U.S. Embassy Responds to Detained Residents in Mexico


An Increase in Detainees Has Prompted a Letter by the Us Embassy

For the last few months, there have been increasing reports of tourists—and even temporal or permanent residents!—being detained while the status of their visa is confirmed.

Las Ajugas INM migrant detention facility
The National Immigration Institute’s Las Ajugas detention facility in Mexico City, where Daniel Maté was held for 24 days.

We recommend that you carry your FMM, Temporal, or Permanente Visa on you at all times, as well as a form of legal identification such as your passport. Though we haven’t heard many accounts of people being stopped in their own cities, it’s probably a good idea to at least carry around a copy of your documentation with you to avoid any issue.

It’s especially important that you carry these documents with you when you are traveling throughout Mexico because these checks are most common at bus stations and while en route to other destinations.

If you cross the United States/Mexico border by land, then you need to actively seek out your FMM visa. It’s not handed to you at the border, and you will need it if you plan to travel more than 20 kilometers from the border crossing.

Below Is the Response from the Us Embassy on This Issue:

OCTOBER 13, 2021

U.S. citizens are reminded that if you enter Mexico by land and plan to travel beyond the immediate border area you must stop at a National Migration Institute (INM) office to obtain an entry permit (Forma Migratoria Multiple, or FMM), even if not explicitly directed to do so by Mexican officials.

When traveling in Mexico, the law requires that foreign visitors carry a passport and entry permit. You may be asked to present these documents at any point. If you do not present these documents, immigration authorities may lawfully detain you for up to 60 days while they review your immigration status. Immigration checkpoints are common in the interior of Mexico, including in popular tourist areas far from the border.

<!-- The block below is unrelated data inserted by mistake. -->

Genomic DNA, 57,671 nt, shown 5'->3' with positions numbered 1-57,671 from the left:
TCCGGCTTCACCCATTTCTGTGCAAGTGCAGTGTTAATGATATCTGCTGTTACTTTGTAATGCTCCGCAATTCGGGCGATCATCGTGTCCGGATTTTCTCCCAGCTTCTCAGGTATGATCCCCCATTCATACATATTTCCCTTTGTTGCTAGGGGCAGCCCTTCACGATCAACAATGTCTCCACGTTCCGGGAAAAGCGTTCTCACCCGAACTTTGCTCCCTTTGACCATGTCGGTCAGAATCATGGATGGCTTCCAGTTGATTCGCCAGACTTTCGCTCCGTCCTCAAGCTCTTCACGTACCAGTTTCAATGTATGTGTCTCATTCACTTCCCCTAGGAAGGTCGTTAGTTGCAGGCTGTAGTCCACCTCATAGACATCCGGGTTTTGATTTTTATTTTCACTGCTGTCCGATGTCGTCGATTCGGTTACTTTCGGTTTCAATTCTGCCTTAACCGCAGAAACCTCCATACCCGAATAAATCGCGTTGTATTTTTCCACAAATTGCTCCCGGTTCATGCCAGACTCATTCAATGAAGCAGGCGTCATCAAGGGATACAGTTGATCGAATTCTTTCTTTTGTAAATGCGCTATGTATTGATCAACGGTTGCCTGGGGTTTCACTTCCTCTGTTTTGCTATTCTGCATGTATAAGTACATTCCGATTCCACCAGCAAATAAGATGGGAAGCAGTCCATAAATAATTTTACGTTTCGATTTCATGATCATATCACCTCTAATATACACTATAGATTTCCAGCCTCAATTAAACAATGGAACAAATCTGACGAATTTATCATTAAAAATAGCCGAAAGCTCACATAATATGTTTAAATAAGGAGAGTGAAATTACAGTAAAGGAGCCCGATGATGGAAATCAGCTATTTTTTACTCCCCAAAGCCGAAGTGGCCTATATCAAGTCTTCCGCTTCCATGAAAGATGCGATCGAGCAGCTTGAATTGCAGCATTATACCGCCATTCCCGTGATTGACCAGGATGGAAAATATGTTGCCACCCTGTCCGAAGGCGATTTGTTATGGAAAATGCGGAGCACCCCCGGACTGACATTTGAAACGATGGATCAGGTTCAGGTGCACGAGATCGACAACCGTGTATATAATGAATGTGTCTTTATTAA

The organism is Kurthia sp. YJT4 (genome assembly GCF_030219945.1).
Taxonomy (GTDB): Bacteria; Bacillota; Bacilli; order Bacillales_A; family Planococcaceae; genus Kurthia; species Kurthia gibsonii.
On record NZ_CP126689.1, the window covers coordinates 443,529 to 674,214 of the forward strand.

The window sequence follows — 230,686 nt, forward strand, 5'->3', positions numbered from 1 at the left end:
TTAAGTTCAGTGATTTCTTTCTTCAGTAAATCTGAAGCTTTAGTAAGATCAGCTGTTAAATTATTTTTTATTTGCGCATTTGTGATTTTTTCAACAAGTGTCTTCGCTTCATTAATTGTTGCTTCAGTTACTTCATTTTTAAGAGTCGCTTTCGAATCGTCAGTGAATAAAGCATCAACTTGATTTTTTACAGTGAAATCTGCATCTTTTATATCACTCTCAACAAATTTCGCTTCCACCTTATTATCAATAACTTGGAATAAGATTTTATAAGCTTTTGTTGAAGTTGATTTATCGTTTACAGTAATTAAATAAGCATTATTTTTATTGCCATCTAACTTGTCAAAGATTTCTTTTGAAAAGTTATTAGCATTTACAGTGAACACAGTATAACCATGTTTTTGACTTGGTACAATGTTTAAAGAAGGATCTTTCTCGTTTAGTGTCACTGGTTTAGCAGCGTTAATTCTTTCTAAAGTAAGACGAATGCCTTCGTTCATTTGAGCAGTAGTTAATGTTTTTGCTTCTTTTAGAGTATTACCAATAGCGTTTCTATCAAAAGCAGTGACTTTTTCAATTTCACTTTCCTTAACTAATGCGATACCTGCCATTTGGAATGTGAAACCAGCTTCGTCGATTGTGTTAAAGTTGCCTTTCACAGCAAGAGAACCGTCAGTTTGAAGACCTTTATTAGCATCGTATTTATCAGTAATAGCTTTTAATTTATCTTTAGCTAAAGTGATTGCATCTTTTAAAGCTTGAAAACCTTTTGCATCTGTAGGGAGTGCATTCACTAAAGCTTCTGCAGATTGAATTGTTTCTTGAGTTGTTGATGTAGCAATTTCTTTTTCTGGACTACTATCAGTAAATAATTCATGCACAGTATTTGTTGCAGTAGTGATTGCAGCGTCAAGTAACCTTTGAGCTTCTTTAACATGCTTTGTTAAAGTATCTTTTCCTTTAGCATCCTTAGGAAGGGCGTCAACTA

U.S. Citizens resident in Mexico should carry their resident identification cards at all times.

Actions to Take

  • Obtain entry permit (FMM) at INM office if entering Mexico through a land border and traveling beyond the immediate border area.
  • Carry your passport and entry permit (FMM) with you.
  • For U.S. citizens who reside in Mexico, carry your resident identification card.

Canadian Daniel Maté says officials treated him badly, but refugees from other nations had it worse

Maté wrote in a thread of posts on Twitter:

“Hi. This thread is about an ordeal I just [had] in the Mexican immigration system. It’s about my experience, but it’s more about what’s going on for the hundreds of men from Haiti, Ecuador, Guatemala, Honduras, Nicaragua, Colombia and elsewhere still locked up there.”

“I was released yesterday from the notorious Las Ajugas federal immigration detention center in Mexico City after 24 days incarcerated, run by @INAMI_Mx [Mexico’s National Immigration Institute],” Maté tweeted. “My crime was an expired (by two months) tourist visa. I was deported, blessedly, back to Canada.”

In his posts, Maté went on to detail his experience in detention, which was extended when he contracted COVID-19 and was required to quarantine. This infection, he said, was “highly probable” considering that testing did not occur when he entered detention in Las Ajugas, that there is overcrowding and mask-wearing is only “loosely enforced.”

INM Las Ajugas migrant detention facility

The rights of prisoners to services like translation, making complaints and lawyers are advertised on posters around the facility, he wrote. “But nearly all of them were denied to us.”

In quarantine, Maté was locked 24 hours a day in a tiny area with up to 22 other men. The men were attended once, very briefly, by a doctor and otherwise left with “little ventilation and no outdoor time for 13 of the 15 days,” he wrote.

Maté marveled at the kindness and resilience shown by those with whom he was detained.

Maté also wrote that he was poorly treated, but that it was much worse, for example, for Haitian prisoners who were “particular recipients of contempt and neglect.”

Daniel Maté (@DanielBMate) | Twitter



Mexico City – Embassy of Canada

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